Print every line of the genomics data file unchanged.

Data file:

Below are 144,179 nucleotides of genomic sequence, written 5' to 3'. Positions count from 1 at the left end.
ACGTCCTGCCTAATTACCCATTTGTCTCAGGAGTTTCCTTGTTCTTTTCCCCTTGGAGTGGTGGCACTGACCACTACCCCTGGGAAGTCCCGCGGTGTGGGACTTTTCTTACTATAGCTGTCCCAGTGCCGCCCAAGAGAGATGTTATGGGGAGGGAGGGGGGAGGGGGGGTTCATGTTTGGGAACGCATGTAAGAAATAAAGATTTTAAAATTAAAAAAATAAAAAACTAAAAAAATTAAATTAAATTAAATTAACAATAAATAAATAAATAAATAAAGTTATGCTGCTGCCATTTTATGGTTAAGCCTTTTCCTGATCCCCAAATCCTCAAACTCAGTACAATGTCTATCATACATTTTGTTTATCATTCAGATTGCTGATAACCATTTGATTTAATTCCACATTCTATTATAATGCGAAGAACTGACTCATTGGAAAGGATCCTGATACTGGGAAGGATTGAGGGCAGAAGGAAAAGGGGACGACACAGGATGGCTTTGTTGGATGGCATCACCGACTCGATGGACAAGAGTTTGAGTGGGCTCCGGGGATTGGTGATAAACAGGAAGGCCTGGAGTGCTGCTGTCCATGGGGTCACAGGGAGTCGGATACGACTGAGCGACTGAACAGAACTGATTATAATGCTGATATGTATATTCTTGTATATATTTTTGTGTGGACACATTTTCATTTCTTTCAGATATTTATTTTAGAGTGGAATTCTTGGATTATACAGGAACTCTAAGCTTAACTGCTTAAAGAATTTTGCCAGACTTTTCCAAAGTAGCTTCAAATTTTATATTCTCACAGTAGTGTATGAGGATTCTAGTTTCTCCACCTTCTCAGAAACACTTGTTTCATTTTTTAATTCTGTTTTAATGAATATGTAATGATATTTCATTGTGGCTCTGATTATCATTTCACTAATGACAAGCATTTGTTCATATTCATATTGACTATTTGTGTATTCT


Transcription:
Below are 144,179 nucleotides of genomic sequence, written 5' to 3'. Positions count from 1 at the left end.
ACGTCCTGCCTAATTACCCATTTGTCTCAGGAGTTTCCTTGTTCTTTTCCCCTTGGAGTGGTGGCACTGACCACTACCCCTGGGAAGTCCCGCGGTGTGGGACTTTTCTTACTATAGCTGTCCCAGTGCCGCCCAAGAGAGATGTTATGGGGAGGGAGGGGGGAGGGGGGGTTCATGTTTGGGAACGCATGTAAGAAATAAAGATTTTAAAATTAAAAAAATAAAAAACTAAAAAAATTAAATTAAATTAAATTAACAATAAATAAATAAATAAATAAAGTTATGCTGCTGCCATTTTATGGTTAAGCCTTTTCCTGATCCCCAAATCCTCAAACTCAGTACAATGTCTATCATACATTTTGTTTATCATTCAGATTGCTGATAACCATTTGATTTAATTCCACATTCTATTATAATGCGAAGAACTGACTCATTGGAAAGGATCCTGATACTGGGAAGGATTGAGGGCAGAAGGAAAAGGGGACGACACAGGATGGCTTTGTTGGATGGCATCACCGACTCGATGGACAAGAGTTTGAGTGGGCTCCGGGGATTGGTGATAAACAGGAAGGCCTGGAGTGCTGCTGTCCATGGGGTCACAGGGAGTCGGATACGACTGAGCGACTGAACAGAACTGATTATAATGCTGATATGTATATTCTTGTATATATTTTTGTGTGGACACATTTTCATTTCTTTCAGATATTTATTTTAGAGTGGAATTCTTGGATTATACAGGAACTCTAAGCTTAACTGCTTAAAGAATTTTGCCAGACTTTTCCAAAGTAGCTTCAAATTTTATATTCTCACAGTAGTGTATGAGGATTCTAGTTTCTCCACCTTCTCAGAAACACTTGTTTCATTTTTTAATTCTGTTTTAATGAATATGTAATGATATTTCATTGTGGCTCTGATTATCATTTCACTAATGACAAGCATTTGTTCATATTCATATTGACTATTTGTGTATTCT